Excluded from the Opera’s repertoire during the First World War, Wagner’s works are performed again by January 5th 1921. Then, as soon as 1931, with the intention of the easing policy in Franco-German relationships, German singers are invited at the Palais Garnier to perform Wagner’s works in the original language. The Second World War puts an end to these friendly tours. Closed on September 1st 1939 because of general mobilization, the theatre reopens on November 16th and keeps programming a significant part of German operas (20%) and the same number of operas by Verdi. But the management must renounce to plan Wagner’s works. In fact, at the beginning of the Occupation, Wagner’s works programmed by the Opera remain strictly controlled by services of Nazi propaganda which impose tours of German operatic companies performing Wagner in German before the occupation forces. These performances stroke the minds and Wagner became involved against his own will in the policy of cultural collaboration led with the Paris German Institute; but despite this not many of his works performed at the Palais Garnier. The occupying forces’ directives do not lead to perform more of Wagner’s works – the Opera company performs Wagner in French – but rather to promote the ballet, enjoyed by the army in garrison. The Occupation period also stands for the beginning of lasting changes in the planning of works at Paris Opera where Wagner’s operas decrease compared to Verdi’s.
It is generally accepted that performers are either Verdian or Wagnerian performers. But the history of the Opera shows that many singers successfully negotiate the gap between these two extremes. Marie-Constance Sasse has the privilege of being the only singer working with both Verdi and Wagner, successfully performing both the ephemeral creation of Tannhäuser in 1861 and the difficult part of Elisabeth de Valois in Don Carlos. Her pupil, Rose Caron, caused a sensation at the opening night of Othello (1894) with Luc-Albert Saléza and Victor Maurel as partners. The latter invents with Verdi another type of singer-actor who foreshadows the future of the art of performing in the 20th century. In his footsteps, José Beckmans, Robert Massard, Ernest Blanc and Gabriel Bacquier perpetuate this exemplary school of the word.
After taking time to perform Wagner’s works, the Paris Opera builds a real French tradition of the Wagnerian singer: Rose Caron, Ernst van Dyck, Maurice Renaud, Blanche Deschamp-Jéhin, Francisque Delmas and Lucienne Bréval, but also Louise Gradjean, Albert Alvarez, Marcelle Demougeot and Agnès Borgo; all also perform Verdi, and Aïda in particular. Then, Régine Crespin, Suzanne Sarroca or Rita Gorr also easily performed both Wagner and Verdi. Both Paul Franz and Georges Thill as famous Wagnerian tenors also eventually became essential ‘Radamès’.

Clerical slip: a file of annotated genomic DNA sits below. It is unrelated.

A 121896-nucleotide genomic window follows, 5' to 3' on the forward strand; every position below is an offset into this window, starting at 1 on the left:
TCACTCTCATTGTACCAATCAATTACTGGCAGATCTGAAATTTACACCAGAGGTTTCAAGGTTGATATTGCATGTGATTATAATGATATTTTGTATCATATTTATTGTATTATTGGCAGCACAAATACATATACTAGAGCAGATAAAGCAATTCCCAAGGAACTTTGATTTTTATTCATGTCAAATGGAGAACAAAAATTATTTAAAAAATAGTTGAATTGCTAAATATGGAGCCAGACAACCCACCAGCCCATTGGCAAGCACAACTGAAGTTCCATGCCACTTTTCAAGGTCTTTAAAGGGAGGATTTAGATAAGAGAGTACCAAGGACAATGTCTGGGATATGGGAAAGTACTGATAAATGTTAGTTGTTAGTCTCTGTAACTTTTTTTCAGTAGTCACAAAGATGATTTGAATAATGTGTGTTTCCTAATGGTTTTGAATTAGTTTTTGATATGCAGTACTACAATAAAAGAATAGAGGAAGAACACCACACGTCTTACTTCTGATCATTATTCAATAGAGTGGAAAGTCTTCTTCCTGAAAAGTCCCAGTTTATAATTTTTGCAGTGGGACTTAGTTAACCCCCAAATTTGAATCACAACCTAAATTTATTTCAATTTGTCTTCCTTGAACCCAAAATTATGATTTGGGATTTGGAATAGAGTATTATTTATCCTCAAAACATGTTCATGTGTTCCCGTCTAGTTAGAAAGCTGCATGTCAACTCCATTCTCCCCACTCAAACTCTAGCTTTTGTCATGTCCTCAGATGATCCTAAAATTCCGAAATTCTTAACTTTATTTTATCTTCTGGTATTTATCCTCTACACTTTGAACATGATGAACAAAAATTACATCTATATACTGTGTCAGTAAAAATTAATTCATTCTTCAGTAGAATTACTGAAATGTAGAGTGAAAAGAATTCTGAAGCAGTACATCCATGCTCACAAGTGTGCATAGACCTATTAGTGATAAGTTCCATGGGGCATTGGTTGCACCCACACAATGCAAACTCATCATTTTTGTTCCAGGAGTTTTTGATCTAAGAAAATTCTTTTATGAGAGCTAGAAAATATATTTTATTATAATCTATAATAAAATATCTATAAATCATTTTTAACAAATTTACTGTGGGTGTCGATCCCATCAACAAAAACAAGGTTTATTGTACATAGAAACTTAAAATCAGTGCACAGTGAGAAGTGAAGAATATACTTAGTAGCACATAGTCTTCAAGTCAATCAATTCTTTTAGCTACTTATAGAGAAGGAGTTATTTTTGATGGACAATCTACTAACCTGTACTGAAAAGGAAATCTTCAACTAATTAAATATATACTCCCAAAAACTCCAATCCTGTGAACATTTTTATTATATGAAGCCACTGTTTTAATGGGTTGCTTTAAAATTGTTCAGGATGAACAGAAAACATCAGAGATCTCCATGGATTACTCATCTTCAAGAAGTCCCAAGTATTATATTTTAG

Verdi and Wagner today
In the post-second-world-war period, in an operatic context marked by the international aspect of casts and works performed, Verdi and Wagner remain the mainstays of the repertoire. If Verdi – the most frequently played composer worldwide - has moved ahead of Wagner - who is only in the fourth position – there is still a domain where Wagner surpasses his Italian counterpart: since the late fifties and the end of historical productions, each (or almost each) revival of one of Wagner’s works is a major event and offers the stage director the opportunity to reinterpret it passionately; certainly a way to escape the old Wagnerian demons and mainly the traumatic memories of Nazism which had long imprisoned the composer’s work. The fact is that it is impossible to remain indifferent in front of the staging: the setting (made up of stained-glass windows) by Leonor Fini for Tannhäuser (1963) and his costumes inspired by masterpieces of Western art; the Japanese-inspired spiked armours created by Moidele Bickel for La Walkyrie (1976); Bill Viola’s video by way of setting for Tristan and Isolde (2005)… Opera Directors probably all dream to present another Wagner’s Ring. Since 1957, the project has fuelled ambitions and regrets until 2013, when Nicolas Joël has presented Günter Krämer’s production at the Opéra Bastille. Can Verdi arouse such a large-scale project? This is the challenge of Aïda that returns to the repertoire 50 years later.